One or two dose regimen of the SARS-CoV-2 synthetic DNA vaccine INO-4800 protects against respiratory tract disease burden in nonhuman primate challenge model

Karen Gooch, Trevor R.F. Smith, Francisco Javier Salguero Bodes, Susan Fotheringham, Robert Watson, Michael Dennis, Alastair Handley, Holly Humphries, Stephanie Longet, Thomas Tipton, Charlotte Sarfas, Laura Sibley, Gillian Slack, Emma Rayner, Kathryn Ryan, Katherine Schultheis, Stephanie J. Ramos, Andrew White, Susan Charlton, Sally SharpeFergus Gleeson, Laurent M. Humeau, Yper Hall, Kate E. Broderick*, Miles Carroll

*Corresponding author for this work

Research output: Contribution to journalArticlepeer-review

Abstract

Safe and effective vaccines will provide essential medical countermeasures to tackle the COVID-19 pandemic. Here, we assessed the safety, immunogenicity and efficacy of the intradermal delivery of INO4800, a synthetic DNA vaccine candidate encoding the SARS-CoV-2 spike protein in the rhesus macaque model. Single and 2 dose vaccination regimens were evaluated. Vaccination induced both binding and neutralizing antibodies, along with IFN-gamma-producing T cells against SARS-CoV-2. Upon administration of a high viral dose (5 x 10(6) pfu) via the intranasal and intratracheal routes we observed significantly reduced virus load in the lung and throat, in the vaccinated animals compared to controls. 2 doses of INO-4800 was associated with more robust vaccine-induced immune responses and improved viral protection. Importantly, histopathological examination of lung tissue provided no indication of vaccine-enhanced disease following SARS-CoV-2 challenge in INO-4800 immunized animals. This vaccine candidate is currently under clinical evaluation as a 2 dose regimen.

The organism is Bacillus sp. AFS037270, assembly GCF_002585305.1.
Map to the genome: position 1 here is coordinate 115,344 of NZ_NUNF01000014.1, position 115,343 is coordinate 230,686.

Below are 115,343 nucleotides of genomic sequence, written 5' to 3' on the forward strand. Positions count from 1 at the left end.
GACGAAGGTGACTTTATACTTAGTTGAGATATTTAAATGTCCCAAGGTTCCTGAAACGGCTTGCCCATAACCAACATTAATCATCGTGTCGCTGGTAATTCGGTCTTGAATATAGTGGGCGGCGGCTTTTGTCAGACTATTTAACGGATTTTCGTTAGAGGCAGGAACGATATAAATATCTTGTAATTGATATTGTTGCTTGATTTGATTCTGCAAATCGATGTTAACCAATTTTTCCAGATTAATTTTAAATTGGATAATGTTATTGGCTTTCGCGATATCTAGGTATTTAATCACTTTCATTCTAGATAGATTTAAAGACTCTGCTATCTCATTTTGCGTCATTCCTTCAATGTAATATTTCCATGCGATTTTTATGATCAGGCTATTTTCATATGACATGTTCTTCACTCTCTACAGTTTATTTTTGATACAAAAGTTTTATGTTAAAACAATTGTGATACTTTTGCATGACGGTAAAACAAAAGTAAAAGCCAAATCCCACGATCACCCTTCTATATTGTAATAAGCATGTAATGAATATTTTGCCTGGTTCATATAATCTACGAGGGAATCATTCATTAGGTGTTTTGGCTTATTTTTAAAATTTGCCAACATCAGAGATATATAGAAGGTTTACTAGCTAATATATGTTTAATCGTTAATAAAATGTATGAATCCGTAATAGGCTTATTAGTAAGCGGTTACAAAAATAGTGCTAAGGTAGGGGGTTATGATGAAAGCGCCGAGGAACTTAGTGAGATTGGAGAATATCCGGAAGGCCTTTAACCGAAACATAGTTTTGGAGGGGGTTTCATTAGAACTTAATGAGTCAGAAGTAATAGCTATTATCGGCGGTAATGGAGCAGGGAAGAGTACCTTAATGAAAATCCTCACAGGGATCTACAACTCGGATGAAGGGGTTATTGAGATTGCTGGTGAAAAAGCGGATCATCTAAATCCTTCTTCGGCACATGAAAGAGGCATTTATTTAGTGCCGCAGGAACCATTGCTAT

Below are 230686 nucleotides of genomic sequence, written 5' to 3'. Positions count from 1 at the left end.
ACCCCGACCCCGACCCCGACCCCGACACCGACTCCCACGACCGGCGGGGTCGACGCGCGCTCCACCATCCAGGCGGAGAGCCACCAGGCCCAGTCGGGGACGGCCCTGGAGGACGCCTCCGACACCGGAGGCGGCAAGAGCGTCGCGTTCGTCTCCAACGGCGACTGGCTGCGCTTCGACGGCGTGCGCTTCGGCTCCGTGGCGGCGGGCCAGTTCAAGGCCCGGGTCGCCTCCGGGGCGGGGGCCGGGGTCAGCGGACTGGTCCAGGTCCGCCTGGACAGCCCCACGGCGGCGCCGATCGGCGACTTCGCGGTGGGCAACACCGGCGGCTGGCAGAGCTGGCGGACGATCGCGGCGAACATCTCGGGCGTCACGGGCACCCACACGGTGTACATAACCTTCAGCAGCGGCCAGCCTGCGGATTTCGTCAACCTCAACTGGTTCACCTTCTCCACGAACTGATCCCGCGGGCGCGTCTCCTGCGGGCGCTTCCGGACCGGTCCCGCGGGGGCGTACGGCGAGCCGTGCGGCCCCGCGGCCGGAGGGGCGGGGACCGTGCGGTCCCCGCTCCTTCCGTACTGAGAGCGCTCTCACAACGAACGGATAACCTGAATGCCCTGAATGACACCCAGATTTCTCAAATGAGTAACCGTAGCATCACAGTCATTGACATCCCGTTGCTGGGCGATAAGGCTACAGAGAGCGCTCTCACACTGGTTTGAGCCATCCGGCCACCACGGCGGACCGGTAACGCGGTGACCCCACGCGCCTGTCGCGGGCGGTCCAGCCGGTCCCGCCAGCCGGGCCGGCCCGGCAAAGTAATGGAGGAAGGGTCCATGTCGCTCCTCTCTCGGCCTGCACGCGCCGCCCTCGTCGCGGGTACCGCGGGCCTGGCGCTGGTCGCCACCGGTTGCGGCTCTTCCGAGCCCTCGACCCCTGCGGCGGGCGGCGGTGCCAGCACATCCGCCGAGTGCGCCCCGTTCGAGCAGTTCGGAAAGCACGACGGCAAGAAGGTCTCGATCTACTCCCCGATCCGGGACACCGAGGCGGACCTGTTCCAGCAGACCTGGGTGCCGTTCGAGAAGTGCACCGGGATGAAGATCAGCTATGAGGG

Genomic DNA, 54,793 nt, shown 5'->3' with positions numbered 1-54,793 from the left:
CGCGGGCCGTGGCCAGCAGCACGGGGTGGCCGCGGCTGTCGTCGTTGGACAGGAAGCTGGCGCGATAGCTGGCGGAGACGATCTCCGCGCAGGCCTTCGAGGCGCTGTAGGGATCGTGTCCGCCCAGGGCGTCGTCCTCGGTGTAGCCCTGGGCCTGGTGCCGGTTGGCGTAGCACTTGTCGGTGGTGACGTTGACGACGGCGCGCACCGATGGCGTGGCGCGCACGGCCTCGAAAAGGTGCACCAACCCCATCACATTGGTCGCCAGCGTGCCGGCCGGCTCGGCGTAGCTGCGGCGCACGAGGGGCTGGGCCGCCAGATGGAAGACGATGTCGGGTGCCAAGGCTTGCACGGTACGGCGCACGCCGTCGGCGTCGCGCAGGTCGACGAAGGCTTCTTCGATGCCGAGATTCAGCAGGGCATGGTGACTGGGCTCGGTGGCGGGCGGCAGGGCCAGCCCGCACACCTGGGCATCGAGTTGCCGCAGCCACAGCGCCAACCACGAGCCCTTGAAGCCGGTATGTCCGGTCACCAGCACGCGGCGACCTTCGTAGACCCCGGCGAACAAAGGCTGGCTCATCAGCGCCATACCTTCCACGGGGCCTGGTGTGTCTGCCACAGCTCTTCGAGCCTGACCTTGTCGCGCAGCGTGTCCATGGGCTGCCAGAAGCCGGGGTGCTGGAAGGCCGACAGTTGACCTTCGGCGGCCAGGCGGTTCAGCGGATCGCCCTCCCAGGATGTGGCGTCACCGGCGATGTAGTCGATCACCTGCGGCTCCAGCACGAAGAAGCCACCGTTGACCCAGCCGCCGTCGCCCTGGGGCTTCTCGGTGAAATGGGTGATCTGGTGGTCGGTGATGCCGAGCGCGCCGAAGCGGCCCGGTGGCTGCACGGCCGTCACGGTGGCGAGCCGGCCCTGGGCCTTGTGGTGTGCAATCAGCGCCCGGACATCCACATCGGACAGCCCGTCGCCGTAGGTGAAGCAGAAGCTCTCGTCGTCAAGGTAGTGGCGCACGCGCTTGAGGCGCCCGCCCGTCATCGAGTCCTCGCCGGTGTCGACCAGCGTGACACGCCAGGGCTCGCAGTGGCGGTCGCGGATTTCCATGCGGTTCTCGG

Original languageEnglish
Pages (from-to)4885-4894
JournalVaccine
Volume39
Issue number34
Early online date23 Jun 2021
DOIs
Publication statusPublished - 9 Aug 2021

Bibliographical note

Funding Information: The studies described in this manuscript were funded by a grant from the Coalition for Epidemic Preparedness Innovations (CEPI). The authors would like to thank Amy Shurtleff for her expert advice throughout this study. We would also like to thank the David Weiner laboratory at the Wistar Institute for their valuable support of the INO-4800 vaccine program. We would like to thank Maria Yang and the Inovio plasmid production team for generating the DNA constructs and formulation, Matthew Coultas and the Inovio logistics team for overseeing shipment of the biologics and drug delivery equipment. Thank you to Lauren Allen, Emily Brunt, Breeze E Cavell, Rebecca Cobb, Konstantinos Gkolfinos, Kerry J Godwin, Jade Gouriet, Richard Hesp, Charlotte Hind, Catherine M. K. Ho, Stephanie Leung, Jennifer Logue, Vanessa Lucas, Adam Mabbutt, Alexandra Morrison, Jemma Patterson, Elizabeth J. Penn, Stephen Thomas, Nadina Wand for assistance with sample processing and analysis, Laura Hunter and Chelsea Kennard for histology analysis and Debbie Harris, Nathan Wiblin and all Biological Investigations Group staff for animal husbandry and assistance with in vivo procedures.

Open Access: This is an open access article under the CC BY-NC-ND license (http://creativecommons.org/licenses/by-nc-nd/4.0/).

Publisher Copyright: Crown Copyright © 2021 Published by Elsevier Ltd.

Citation: Karen E. Gooch, Trevor R.F. Smith, Francisco J. Salguero, Susan A. Fotheringham, Robert J. Watson, Mike J. Dennis, Alastair Handley, Holly E. Humphries, Stephanie Longet, Tom Tipton, Charlotte Sarfas, Laura Sibley, Gillian S. Slack, Emma Rayner, Kathryn A. Ryan, Katherine Schultheis, Stephanie J. Ramos, Andrew White, Sue Charlton, Sally A. Sharpe, Fergus Gleeson, Laurent M. Humeau, Yper Hall, Kate E. Broderick, Miles W. Carroll, One or two dose regimen of the SARS-CoV-2 synthetic DNA vaccine INO-4800 protects against respiratory tract disease burden in nonhuman primate challenge model, Vaccine, Volume 39, Issue 34, 2021, Pages 4885-4894, ISSN 0264-410X.

DOI: https://doi.org/10.1016/j.vaccine.2021.06.057.

Keywords

  • COVID-19
  • DNA vaccine
  • Nonhuman Primate Virus Challenge
  • SARS-CoV-2

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